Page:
NYT or BNN: Which is the Better Source of Kushner vs. Bannon Info?

It’s a sad time when one has to turn to the NYT instead of BNN to find out what’s going on in the West Wing (“Family-Business West Wing Has Young Couple as Pillars”):

More openly than any president before him, Mr. Trump is running his West Wing like a family business, and as he has soured on Mr. Bannon, his combative chief strategist, he has turned to his daughter and son-in-law. Their ascendance has some conservative supporters fretting about the rising influence of the urbane young New Yorkers, as some moderates and liberals swallow concerns about nepotism in the hope that the couple will temper the temperamental president.

There’s this depressing quote from Newt Gingrich:

“If you think of it as a classic business model, Trump likes to invest in winners because they make more money, and Jared has been pretty consistently winning,” said former House Speaker Newt Gingrich, an ally of Mr. Trump’s. “You’re always on a what’s-your-quarterly-report kind of relationship with Trump.”

From a 12 anonymous Trump associates:

Some colleagues, including Mr. Bannon and Reince Priebus, the White House chief of staff, regard Mr. Kushner’s breathtaking list of assignments with comic contempt, according to a dozen Trump associates who insisted on anonymity to discuss Mr. Kushner and Ms. Trump. After Mr. Kushner’s trip to Iraq, White House aides referred to him as the “secretary of state.”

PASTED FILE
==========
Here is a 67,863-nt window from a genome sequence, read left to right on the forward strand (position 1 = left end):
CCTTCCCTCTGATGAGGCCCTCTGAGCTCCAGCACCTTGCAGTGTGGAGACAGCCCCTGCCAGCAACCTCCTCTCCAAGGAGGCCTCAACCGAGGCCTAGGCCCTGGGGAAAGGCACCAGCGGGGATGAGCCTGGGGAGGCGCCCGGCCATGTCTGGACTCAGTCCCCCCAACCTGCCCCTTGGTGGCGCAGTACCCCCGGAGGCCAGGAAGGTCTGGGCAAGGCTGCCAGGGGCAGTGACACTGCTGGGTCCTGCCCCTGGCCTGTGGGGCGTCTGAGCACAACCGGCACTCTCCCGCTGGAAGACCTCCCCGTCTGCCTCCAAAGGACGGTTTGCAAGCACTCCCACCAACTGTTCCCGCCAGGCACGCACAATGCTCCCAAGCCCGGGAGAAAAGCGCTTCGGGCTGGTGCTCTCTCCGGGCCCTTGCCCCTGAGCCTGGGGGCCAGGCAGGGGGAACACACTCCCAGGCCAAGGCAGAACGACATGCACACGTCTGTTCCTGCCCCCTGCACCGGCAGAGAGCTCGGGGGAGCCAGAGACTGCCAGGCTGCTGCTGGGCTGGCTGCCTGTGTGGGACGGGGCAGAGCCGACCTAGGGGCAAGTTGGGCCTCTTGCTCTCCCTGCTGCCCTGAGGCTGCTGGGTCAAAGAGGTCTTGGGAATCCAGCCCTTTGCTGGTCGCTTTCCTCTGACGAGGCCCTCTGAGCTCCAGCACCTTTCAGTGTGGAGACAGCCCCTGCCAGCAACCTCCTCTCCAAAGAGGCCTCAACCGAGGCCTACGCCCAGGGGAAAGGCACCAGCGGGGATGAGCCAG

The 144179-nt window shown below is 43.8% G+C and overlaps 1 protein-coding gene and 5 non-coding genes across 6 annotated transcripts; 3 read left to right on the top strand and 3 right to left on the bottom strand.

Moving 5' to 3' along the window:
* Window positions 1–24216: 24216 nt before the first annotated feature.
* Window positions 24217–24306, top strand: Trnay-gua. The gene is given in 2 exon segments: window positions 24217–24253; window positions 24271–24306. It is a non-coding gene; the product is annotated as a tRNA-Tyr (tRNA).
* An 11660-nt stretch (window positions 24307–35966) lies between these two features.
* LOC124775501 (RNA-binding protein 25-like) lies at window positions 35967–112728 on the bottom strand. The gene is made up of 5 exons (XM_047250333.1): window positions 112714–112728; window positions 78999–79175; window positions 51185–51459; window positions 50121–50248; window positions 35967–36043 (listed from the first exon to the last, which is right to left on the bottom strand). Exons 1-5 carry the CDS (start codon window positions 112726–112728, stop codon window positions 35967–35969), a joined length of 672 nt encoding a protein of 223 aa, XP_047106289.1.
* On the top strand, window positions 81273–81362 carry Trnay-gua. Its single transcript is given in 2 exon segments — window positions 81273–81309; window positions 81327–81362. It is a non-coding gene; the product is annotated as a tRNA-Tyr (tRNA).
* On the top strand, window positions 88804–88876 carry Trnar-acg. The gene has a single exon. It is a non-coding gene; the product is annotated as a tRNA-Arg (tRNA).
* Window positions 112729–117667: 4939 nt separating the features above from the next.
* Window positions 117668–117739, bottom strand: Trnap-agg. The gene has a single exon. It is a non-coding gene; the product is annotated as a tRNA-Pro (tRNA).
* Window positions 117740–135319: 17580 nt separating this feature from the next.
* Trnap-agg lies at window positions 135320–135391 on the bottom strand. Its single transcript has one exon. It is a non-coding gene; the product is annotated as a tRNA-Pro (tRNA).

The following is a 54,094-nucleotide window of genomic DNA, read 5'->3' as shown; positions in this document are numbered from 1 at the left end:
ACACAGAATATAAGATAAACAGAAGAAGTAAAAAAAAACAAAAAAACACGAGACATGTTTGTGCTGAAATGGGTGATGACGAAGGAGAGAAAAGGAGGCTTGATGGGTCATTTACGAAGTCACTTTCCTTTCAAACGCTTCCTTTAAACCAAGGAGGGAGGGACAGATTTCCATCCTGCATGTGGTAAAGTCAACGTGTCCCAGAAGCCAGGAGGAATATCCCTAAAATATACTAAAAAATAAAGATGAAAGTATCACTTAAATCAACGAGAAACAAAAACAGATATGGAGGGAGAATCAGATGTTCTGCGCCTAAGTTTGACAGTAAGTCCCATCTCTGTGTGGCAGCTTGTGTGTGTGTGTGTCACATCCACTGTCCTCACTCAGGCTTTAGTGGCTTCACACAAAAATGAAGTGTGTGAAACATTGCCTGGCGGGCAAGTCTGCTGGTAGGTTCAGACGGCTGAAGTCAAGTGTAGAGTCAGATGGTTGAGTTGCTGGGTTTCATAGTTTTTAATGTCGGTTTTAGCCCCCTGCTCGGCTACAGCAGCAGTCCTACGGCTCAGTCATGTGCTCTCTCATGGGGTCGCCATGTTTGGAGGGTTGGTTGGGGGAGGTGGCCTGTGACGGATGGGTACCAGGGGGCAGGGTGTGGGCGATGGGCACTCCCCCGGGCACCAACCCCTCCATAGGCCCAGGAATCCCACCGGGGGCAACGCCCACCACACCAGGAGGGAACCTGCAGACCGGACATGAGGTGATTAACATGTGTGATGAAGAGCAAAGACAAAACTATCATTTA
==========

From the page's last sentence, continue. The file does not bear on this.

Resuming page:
A rare public display of Kushner’s hubris:

Neither Mr. Kushner nor Ms. Trump have government experience. Mr. Kushner, 36, managed the real estate empire he inherited from his family and bought The New York Observer as a side project. Ms. Trump, 35, ran a fashion brand that appealed to young, urban female consumers likely to align themselves with her father’s opponents.

But the quarterly report on Mr. Kushner shows that he has been in merger-and-acquisition mode. One after another, he has expanded his portfolio into a far-ranging set of issues, including Middle East peace, the opioid epidemic, relations with China and Mexico and reorganizing the federal government from top to bottom. “Everything runs through me,” he told corporate executives during the transition.

With Jeff Sessions one of the last nationalist voices in the WH, is it only a matter of time before we see a Kushner-Sessions clash?

Lately, [Kushner] has pushed to overhaul the criminal justice system, a goal that Mr. Trump embraced as a candidate near the end of the campaign when he tried to siphon black voters away from Hillary Clinton. But Mr. Kushner is running into opposition from Attorney General Jeff Sessions, who favors toughening, not relaxing, mandatory minimum sentences.

Of the marginalization of Bannon, we have one more instance of reportage that Trump’s vanity played a big role – that f-ng Time magazine cover again: